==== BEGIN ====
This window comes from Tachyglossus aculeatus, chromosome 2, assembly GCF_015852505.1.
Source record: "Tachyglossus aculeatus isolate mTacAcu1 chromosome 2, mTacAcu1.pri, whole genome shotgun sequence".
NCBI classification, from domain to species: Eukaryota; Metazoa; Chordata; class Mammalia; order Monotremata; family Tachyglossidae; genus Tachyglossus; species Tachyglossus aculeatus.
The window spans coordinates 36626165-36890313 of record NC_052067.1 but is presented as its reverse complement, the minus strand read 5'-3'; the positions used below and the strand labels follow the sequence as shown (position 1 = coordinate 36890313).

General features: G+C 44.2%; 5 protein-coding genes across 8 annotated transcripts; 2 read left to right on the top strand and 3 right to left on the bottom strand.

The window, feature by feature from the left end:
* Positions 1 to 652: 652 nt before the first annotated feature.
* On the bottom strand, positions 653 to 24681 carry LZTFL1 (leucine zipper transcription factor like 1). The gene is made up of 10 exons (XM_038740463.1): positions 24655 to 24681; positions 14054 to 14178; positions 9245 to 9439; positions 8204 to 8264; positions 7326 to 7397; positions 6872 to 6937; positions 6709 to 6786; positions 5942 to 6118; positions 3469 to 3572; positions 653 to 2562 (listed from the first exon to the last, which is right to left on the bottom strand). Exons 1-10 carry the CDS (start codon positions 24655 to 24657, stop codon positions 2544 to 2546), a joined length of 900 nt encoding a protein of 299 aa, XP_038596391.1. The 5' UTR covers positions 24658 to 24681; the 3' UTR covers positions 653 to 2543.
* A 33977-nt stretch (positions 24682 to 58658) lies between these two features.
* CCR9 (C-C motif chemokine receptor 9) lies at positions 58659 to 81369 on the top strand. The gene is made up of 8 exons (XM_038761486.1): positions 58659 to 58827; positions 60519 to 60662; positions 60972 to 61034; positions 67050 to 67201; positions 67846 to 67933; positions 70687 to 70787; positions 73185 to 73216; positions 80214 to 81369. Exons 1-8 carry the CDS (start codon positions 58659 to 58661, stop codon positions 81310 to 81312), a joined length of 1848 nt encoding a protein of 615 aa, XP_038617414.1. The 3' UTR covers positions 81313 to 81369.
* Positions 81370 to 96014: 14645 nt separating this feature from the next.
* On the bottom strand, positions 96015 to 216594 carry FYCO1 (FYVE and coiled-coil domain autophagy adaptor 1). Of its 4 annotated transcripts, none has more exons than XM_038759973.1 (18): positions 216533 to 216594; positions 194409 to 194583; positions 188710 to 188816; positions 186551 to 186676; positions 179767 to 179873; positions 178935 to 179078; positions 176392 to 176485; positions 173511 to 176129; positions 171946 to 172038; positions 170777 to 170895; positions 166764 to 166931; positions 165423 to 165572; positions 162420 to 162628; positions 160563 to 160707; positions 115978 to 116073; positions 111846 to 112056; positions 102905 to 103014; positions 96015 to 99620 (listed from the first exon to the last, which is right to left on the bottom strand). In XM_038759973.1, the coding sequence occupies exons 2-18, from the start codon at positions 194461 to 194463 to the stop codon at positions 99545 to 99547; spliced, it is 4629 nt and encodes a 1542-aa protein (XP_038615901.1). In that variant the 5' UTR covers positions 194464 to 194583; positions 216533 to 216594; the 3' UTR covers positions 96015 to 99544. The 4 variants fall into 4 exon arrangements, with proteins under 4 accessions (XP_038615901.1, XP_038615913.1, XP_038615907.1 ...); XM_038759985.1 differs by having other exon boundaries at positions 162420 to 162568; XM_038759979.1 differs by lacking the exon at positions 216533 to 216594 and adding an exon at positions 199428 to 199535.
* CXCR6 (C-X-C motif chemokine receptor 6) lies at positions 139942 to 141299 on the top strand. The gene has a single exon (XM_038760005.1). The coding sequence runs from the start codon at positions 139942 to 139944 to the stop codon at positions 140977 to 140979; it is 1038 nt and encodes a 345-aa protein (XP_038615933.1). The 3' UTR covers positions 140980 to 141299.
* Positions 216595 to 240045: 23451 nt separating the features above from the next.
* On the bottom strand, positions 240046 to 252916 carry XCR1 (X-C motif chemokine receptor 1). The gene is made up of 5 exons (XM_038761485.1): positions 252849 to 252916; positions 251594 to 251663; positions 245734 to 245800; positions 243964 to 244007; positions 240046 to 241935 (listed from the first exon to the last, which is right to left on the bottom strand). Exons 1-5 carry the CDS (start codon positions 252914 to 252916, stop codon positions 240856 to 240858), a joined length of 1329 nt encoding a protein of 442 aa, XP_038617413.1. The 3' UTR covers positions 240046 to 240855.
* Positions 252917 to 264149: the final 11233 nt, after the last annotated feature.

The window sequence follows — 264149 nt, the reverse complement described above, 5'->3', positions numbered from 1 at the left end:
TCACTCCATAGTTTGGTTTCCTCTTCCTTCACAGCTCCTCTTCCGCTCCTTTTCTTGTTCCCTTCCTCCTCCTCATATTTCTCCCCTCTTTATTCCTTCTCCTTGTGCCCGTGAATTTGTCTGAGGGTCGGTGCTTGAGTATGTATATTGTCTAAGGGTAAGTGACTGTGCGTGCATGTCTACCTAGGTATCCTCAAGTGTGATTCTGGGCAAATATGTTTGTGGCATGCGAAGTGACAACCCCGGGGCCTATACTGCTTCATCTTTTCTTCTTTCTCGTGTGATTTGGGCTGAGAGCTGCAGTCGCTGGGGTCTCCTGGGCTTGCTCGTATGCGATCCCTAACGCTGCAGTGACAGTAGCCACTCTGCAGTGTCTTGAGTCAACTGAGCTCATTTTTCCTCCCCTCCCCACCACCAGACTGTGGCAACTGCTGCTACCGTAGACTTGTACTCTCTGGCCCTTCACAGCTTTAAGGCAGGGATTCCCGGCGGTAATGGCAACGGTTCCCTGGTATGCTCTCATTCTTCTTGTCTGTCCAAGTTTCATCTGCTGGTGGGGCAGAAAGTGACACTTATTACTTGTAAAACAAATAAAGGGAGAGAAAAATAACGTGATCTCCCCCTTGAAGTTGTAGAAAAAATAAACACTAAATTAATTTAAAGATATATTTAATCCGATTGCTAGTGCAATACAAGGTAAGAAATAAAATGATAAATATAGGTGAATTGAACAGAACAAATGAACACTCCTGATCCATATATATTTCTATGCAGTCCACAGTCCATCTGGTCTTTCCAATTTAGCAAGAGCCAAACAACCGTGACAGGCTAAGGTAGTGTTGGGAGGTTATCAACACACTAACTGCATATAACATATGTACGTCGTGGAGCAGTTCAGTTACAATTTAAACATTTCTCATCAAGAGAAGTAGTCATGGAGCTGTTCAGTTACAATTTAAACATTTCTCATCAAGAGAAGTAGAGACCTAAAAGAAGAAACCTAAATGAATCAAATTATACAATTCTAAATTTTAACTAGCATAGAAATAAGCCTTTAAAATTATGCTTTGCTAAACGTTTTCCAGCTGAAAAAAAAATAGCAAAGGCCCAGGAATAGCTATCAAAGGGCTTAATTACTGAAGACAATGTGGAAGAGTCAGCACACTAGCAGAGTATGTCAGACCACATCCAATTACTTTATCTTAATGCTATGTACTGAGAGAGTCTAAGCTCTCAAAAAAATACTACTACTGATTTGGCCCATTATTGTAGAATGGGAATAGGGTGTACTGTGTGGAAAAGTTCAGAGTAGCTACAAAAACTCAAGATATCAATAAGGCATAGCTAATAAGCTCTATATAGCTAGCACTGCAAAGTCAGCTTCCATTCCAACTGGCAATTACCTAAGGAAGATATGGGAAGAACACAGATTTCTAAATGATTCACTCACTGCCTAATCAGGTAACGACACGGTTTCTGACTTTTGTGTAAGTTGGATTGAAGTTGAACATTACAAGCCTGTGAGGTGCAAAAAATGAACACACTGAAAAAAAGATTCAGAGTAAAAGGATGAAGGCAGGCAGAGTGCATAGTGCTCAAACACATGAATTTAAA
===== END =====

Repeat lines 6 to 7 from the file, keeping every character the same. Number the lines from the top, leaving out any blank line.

The window, feature by feature from the left end:
* Positions 1 to 652: 652 nt before the first annotated feature.